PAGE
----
The weird world of the bug

For centuries, ‘bugs’ have entered our lives and thoughts in countless ways. We explore the always fascinating, often amusing and occasionally revolting meeting ground between people and bugs. 

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Emperor moths © Simon002 / Getty

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There’s more to ‘bugs’, or invertebrates, than just natural history. For centuries they have entered our lives and thoughts in countless ways. They please and annoy us in equal measure. We have given them nicknames, found parallels in their existence and ours, harnessed them for our own use, and invested them with symbolism and magic.

Here we explore the always fascinating, often amusing and occasionally revolting meeting ground between people and bugs.

The phlegmatic snail

Snails on the athletic track approaching the finish line

© Laures / Getty

PG Wodehouse thought that snails were rather dull animals “lacking in sustained dramatic interest”. Others admire them. Snails carry their ‘houses’ on their backs – a brilliant idea – and their shells suggest that they are prudent, too. In old manuscripts, knights can be seen praying in front of snails, or fighting them. Their coiled shells might have been emblematic of the tomb of Christ, but they were also a symbol of sloth.

Today’s snail fans can attend the World Snail-Racing Championships at Congham in Norfolk (the appropriately named Snailwell in Cambridgeshire hosts a rival contest). Up to 200 molluscs slug it out over a 35cm course. The prize? A tankard full of lettuce.

The insatiable leech

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© Mike Birkhead / Getty

In ancient myth, the leech was the most gluttonous of all creatures. It would drink blood, and go on drinking until it burst. It was said to hatch spontaneously from the dung left by drinking animals, which meant that the next blood meal was never far away. The Roman naturalist Pliny was struck by how this humble ‘worm’ could turn the tables on the mightiest of animals, even the elephant.

The leech also lent its name to leechcraft, the art of lowering blood pressure as a cure. Leeches were gathered from ponds, mainly by poor countrywomen using their feet as bait, and kept in marble jars. They are still bred for medicine; the slogan of Britain’s top leech farm is “the biting edge of science”.

The terrifying spider

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© Alisdair James / Getty

What causes arachnophobia? Children are naturally inquisitive and tolerant of creepy- crawlies, but they will always be guided by the reactions of their parents. Some people have been turned off for life by a leggy house spider dropped down their blouse. Others associate spiders with dirt, though they are, in fact, clean and pernickety. Most of all, perhaps, we think they have too many legs.

We are so afraid of spiders that we invent tales to make them even more fearful. They were said to be living bottles of poison, hence their old folk name of attercop or ‘poison-head’, and they supposedly lick spittle from our lips as we sleep. All nonsense, but based on their alien appearance and sinister lives.

The resplendent butterfly

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© Jasius / Getty

Why are they called butterflies? Maybe the original butterfly was the butter-yellow male brimstone, often the first species to appear in early spring. Some say that butterfly is only ‘flutterby’ backwards, or speculate that it was originally ‘beauty-fly’.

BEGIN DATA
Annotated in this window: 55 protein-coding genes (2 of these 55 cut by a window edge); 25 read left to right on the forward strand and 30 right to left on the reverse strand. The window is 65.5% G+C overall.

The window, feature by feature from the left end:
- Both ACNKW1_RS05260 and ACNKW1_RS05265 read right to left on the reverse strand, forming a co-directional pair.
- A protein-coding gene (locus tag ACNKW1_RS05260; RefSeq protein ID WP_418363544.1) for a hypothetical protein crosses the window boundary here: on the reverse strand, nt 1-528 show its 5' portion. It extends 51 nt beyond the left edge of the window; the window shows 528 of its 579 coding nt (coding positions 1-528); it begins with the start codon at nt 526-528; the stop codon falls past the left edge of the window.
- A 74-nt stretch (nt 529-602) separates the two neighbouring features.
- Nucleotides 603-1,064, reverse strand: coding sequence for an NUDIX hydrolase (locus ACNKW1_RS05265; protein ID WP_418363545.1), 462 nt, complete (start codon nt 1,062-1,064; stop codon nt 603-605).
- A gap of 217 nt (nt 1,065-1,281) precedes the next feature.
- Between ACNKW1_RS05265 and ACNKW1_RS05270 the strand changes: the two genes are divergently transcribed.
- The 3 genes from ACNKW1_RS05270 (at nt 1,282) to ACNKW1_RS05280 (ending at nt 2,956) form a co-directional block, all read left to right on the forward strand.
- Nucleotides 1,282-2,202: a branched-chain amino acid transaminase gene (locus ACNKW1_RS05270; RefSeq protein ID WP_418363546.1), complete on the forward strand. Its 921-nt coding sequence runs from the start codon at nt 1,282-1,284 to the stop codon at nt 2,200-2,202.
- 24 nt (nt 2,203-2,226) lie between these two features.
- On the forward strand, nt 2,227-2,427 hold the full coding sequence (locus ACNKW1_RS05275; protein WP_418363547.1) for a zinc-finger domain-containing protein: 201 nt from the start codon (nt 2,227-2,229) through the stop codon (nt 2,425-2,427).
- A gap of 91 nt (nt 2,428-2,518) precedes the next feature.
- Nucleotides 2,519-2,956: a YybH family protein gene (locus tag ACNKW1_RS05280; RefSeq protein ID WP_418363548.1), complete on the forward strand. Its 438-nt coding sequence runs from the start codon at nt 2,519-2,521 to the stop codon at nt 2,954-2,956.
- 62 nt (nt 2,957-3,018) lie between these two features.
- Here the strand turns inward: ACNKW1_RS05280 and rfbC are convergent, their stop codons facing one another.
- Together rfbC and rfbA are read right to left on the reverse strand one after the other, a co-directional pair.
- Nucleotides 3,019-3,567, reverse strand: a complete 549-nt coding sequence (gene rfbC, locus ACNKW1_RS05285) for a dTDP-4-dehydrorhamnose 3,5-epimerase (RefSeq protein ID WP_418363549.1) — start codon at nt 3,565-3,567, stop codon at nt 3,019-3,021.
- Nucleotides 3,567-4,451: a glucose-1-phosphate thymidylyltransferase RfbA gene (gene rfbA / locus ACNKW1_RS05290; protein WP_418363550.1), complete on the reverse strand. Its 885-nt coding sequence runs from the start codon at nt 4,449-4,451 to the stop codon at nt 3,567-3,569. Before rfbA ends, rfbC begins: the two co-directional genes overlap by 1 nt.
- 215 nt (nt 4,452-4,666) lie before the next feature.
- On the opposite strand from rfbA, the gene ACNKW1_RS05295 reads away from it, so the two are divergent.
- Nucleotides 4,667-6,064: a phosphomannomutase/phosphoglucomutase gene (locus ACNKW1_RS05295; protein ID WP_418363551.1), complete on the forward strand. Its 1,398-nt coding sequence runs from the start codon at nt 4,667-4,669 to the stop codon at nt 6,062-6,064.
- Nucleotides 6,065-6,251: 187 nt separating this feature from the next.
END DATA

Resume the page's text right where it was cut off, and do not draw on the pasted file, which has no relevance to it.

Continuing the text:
But there is no doubt that ‘butter’ means butter. The word goes back more than 1,000 years, and is the same in Dutch and German. A clue lies in the alternative German name schmetterling, meaning milk or cream, and the folk name milchdieb, or milk-thief. Butterflies, it turns out, really are attracted to milk churns, perhaps by a pheromone. However, in modern enclosed dairies they rarely get the chance.

The inscrutable woodlouse

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© Alex Vasquez / Getty

Bibble bug, monkeypede, tiddy-hog, grammar-zow, coffin-cutter, slater: there are more than 80 country names for the woodlouse. Some recall the way in which it curls up tight when disturbed, resembling a round cheese (‘cheesy-bob’), pill (‘pill-pig’), pea (‘pea-bug’) or old-fashioned silk button (‘Billy button’). But most of all, we see the creature as a little pig, as in choogy-pig, an affectionate West Country name for a piglet.

We also invent private monikers for the woodlouse. Research for Bugs Britannica uncovered such delightful epithets as ‘Johnny Crump’ and ‘Dougal spider’, the latter based on its resemblance to the dog in the animated series The Magic Roundabout.

The bewitching moth

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© Simon002 / Getty

What do moths and dreams have in common? As winged creatures of the dark, these insects have long haunted the human imagination. Most of us are asleep when they are active, though we may glimpse them at a lighted window or bright light. Some believe that pale moths are the souls of the dead, while large, dark ones are known in Caribbean folk culture as ‘witches’.

In ancient times, the personification of the soul was the goddess Psyche, often represented by artists and romantic poets with moth wings, or even as a moth. Her name survives to this day in the word ‘psychology’, and of course ‘psychiatry’ – Sigmund Freud’s science of dreams.

The iconic stag beetle

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© kuritafsheen / Getty

Around London in the 1940s, the baritone drone of flying stag beetles sounded a bit like incoming V1 buzz-bombs, earning them the nickname of ‘doodlebugs’. The British capital remains a magnet for these splendid beetles, with three-quarters of all UK records coming from the city’s suburban gardens and hospital grounds.

Stag beetles are named for their outsize jaws, similar to the horns of a roe deer buck. Males use them to wrestle, sumo-style, with rivals (the loser is tossed out of the tree). Boys used to keep the pugilistic insects in matchboxes to stage tiny gladiatorial battles.